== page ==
Last December, my curiosity piqued by the conventional wisdom that Trump could not win the nomination unless he drew more than 50% of the vote in the primaries, I carried out and posted on this blog a careful calculation based on two assumptions: That there would be three candidates left in the race until late in the primary season [Trump, Cruz, and Carson, or Trump, Cruz, and Rubio] and that Trump would draw between 35-40% of the vote. I concluded that under those conditions, he would win the nomination. I was right. Emboldened by my success, I return now to the task of prognostication. Needless to say, this effort carries no more weight than my previous effort. But blogging is not for the faint of heart.
Accordingly, I offer the following prediction: Shortly after the Democratic Nominating Convention in late July, Hillary Clinton will open up a widening lead in national polls and a very substantial led in Electoral Vote estimates. Sam Wang and Nate Silver will project the probability of a Clinton win in the high 80 percents or better, and this estimate will grow as November 8th approaches. Clinton will win the election. The Democrats will regain control of the Senate, and will gain seats in the House, but will probably fall short of regaining control, although it is not impossible that they will gain the 30 seats needed to make Nancy Pelosi once again Speaker. What leads me to this optimistic conclusion? [I have already indicated that I view a Clinton presidency with dismay, but I consider a Trump presidency a disaster fraught with dangers of genuinely democracy-ending potential. I really am not interested in re-litigating this matter here.]
The calculation begins, of course, with the well-known and much discussed Electoral College advantage enjoyed by the Democrats together with the demographic changes that are favorable to them. But what has eased my deep anxiety about the prospect of a Trump presidency is the clear evidence that Trump is utterly incapable of controlling his self-destructive impulses. It has very quickly become the conventional wisdom that he is a narcissistic bully, but in addition he has, as Elizabeth Warren noted, a very thin skin. He is compulsively incapable of ignoring criticism from any source, and his response to it is becoming increasingly desperate and unconvincing. What is more, he is, astonishingly, utterly unable to recognize that a general campaign requires a quite different organization and approach than a primary campaign.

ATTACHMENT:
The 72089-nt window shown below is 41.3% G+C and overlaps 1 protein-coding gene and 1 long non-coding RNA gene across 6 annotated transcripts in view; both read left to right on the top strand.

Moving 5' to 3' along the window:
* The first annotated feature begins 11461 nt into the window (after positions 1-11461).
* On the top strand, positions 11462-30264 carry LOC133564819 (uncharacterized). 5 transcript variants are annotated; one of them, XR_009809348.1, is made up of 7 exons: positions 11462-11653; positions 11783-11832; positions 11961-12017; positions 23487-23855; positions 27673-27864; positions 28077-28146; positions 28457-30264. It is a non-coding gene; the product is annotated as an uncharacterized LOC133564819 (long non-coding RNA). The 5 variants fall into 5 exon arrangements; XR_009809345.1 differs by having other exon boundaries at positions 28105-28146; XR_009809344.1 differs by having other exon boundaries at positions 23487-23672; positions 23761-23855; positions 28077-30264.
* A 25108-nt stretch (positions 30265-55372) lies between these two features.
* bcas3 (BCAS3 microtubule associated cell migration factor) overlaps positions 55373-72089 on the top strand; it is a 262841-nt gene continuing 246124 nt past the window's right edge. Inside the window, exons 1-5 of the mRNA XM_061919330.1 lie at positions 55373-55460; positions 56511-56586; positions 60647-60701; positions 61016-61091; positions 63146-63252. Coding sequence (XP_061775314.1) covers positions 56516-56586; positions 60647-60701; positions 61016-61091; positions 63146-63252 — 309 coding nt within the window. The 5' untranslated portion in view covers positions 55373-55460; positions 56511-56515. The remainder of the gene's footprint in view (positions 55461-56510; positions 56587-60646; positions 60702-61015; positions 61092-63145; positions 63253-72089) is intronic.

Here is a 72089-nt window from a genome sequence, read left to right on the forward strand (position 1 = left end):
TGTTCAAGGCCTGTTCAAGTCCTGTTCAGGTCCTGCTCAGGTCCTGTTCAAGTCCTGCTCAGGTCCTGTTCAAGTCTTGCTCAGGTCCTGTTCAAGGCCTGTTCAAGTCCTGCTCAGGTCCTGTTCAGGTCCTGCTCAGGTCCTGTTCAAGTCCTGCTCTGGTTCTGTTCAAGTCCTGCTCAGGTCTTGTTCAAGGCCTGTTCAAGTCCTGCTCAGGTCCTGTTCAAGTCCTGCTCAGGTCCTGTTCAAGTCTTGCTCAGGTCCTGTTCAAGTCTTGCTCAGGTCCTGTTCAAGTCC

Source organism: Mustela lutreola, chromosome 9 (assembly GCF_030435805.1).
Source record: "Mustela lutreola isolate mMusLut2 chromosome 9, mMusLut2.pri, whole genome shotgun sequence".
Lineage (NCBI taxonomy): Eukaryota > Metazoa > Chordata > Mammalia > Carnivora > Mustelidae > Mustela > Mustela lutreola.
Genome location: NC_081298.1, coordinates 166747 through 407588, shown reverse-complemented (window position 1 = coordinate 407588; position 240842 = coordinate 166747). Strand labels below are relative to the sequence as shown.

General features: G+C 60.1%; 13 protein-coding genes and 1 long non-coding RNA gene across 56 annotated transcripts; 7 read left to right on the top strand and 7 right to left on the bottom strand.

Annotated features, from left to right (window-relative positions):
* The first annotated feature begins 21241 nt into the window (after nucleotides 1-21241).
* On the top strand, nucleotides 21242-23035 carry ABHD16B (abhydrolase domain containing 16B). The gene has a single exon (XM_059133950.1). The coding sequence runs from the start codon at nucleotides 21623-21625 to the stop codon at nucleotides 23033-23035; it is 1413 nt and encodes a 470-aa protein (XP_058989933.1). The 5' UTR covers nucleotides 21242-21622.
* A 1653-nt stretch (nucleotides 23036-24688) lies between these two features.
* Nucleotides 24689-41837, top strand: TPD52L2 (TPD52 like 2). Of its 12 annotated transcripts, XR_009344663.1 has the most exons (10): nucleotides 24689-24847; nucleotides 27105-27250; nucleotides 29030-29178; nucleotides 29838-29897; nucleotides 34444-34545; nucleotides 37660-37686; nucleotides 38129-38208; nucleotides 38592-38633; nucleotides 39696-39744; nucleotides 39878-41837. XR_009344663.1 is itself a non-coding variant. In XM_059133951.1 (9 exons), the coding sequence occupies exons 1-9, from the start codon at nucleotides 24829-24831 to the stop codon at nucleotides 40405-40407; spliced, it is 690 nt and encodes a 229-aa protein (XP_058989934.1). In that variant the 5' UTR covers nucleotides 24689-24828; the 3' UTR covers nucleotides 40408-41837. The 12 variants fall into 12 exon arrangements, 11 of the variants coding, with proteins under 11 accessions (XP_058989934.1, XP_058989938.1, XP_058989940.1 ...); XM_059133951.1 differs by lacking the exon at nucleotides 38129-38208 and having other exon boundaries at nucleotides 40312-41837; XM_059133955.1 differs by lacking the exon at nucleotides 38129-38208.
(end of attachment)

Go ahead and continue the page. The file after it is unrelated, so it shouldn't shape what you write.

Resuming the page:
That he is despicable goes without saying. That he is a non-stop braggart is well established. But he has acquired, perhaps it now appears unjustifiably, a reputation as a shrewd businessman, which would seem to imply some capacity for acknowledging and adjusting to reality. There is a good deal of evidence accumulating that he completely lacks that capacity.
Now, all this may be wrong, but I am reminded of David Hume’s observation that the degree of our emotional investment in an event irrationally colors our estimate of its probability. A Trump presidency would be so utterly awful that we tend to exaggerate its likelihood.
If my confidence is misplaced, it will not matter, because the day after Donald Trump is elected, we will have more serious matters to concern us than failed predictions. And it goes without saying that I shall work all fall to help Clinton win North Carolina, which in a very close election could be the margin of victory for her. The day after she wins, I will go back to doing what I can to mitigate the harm she will do as president.